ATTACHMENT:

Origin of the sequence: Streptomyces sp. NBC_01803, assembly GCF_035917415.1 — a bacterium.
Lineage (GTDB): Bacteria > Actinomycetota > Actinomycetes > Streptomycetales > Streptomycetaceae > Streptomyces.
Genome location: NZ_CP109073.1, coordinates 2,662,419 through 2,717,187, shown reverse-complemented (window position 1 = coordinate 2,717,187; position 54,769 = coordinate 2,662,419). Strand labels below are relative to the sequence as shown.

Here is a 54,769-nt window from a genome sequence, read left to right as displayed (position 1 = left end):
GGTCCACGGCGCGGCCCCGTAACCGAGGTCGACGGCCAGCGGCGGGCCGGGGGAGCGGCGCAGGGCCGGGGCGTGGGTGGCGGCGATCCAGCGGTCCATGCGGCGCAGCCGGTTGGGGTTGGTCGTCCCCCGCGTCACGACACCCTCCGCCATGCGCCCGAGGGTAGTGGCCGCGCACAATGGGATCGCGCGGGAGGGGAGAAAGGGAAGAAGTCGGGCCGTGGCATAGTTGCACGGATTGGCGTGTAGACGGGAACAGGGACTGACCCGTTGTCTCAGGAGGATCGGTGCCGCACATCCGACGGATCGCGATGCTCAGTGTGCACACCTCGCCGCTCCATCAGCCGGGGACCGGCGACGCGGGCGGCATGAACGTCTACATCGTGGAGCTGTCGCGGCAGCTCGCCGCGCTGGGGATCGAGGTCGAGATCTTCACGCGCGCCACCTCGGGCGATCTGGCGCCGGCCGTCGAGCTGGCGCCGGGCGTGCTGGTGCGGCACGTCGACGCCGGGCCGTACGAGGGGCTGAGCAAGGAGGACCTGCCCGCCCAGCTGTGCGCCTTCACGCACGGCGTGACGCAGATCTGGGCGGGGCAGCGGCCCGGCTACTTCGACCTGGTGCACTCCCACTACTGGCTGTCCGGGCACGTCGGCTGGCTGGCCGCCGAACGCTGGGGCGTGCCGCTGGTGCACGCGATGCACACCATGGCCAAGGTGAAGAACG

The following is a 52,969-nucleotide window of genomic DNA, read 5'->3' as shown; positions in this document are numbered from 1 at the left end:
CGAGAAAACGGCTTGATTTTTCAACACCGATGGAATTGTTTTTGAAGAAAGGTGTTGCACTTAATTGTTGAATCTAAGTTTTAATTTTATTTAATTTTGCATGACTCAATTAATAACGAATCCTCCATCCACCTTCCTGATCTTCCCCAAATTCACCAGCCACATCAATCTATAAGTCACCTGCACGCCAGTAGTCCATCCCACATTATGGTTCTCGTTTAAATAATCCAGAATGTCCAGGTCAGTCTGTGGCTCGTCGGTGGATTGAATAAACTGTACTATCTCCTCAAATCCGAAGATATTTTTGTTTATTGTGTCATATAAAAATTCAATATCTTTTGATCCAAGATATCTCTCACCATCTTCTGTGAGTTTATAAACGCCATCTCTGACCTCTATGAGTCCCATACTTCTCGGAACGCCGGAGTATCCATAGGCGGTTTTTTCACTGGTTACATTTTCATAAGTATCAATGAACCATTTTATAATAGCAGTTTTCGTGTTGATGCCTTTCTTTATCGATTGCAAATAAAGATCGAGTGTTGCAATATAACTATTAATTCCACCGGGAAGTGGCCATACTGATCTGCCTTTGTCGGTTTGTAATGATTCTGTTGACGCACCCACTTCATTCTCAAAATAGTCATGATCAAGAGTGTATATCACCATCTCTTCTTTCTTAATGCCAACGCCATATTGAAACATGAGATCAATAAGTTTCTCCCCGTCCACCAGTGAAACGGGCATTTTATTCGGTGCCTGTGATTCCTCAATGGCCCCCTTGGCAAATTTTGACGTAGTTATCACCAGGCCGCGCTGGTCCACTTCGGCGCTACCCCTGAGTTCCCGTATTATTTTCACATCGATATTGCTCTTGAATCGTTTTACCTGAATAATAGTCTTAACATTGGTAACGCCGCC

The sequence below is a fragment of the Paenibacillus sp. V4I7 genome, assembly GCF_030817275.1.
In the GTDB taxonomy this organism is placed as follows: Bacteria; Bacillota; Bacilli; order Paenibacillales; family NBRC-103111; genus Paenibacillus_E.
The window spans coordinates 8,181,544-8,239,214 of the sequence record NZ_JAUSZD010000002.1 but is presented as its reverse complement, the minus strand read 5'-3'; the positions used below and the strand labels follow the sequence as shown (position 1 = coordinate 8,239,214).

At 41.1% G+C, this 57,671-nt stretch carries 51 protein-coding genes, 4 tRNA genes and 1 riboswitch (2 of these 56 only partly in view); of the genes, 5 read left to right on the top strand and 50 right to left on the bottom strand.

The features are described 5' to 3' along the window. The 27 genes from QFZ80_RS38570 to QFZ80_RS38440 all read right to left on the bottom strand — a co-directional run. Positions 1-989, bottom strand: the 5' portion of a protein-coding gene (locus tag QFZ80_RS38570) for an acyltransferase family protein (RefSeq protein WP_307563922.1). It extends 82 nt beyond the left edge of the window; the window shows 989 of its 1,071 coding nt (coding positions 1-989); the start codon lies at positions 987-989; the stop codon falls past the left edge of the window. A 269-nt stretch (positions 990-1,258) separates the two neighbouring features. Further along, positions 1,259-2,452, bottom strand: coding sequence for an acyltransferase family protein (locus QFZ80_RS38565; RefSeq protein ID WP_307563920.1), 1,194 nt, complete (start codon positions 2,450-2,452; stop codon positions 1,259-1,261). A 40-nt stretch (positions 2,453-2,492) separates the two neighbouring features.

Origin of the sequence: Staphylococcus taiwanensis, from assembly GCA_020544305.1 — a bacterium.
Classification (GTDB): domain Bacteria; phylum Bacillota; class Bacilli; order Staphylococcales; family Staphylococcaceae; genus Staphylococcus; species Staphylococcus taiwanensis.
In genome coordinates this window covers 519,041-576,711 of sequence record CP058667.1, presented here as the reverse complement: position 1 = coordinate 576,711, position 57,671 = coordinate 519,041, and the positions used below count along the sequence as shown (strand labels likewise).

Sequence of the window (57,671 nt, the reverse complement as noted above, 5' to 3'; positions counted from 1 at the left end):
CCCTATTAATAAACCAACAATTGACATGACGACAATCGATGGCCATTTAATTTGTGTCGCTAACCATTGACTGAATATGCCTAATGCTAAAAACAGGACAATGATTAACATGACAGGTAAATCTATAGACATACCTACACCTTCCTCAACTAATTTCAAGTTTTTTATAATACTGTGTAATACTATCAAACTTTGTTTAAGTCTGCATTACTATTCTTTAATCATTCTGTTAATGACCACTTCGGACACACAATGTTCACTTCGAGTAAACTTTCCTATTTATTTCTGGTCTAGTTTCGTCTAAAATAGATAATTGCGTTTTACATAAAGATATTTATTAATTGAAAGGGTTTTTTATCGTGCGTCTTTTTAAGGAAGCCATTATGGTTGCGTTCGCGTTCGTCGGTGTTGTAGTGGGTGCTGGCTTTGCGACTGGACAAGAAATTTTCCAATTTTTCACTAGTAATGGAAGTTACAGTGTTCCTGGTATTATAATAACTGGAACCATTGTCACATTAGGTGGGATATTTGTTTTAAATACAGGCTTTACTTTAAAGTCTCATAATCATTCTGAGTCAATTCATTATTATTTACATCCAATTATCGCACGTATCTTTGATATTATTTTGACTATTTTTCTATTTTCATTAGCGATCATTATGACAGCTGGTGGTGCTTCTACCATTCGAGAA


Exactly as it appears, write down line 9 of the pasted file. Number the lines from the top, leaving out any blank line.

In the GTDB taxonomy this organism is placed as follows: Bacteria; Bacillota; Bacilli; order Paenibacillales; family NBRC-103111; genus Paenibacillus_E.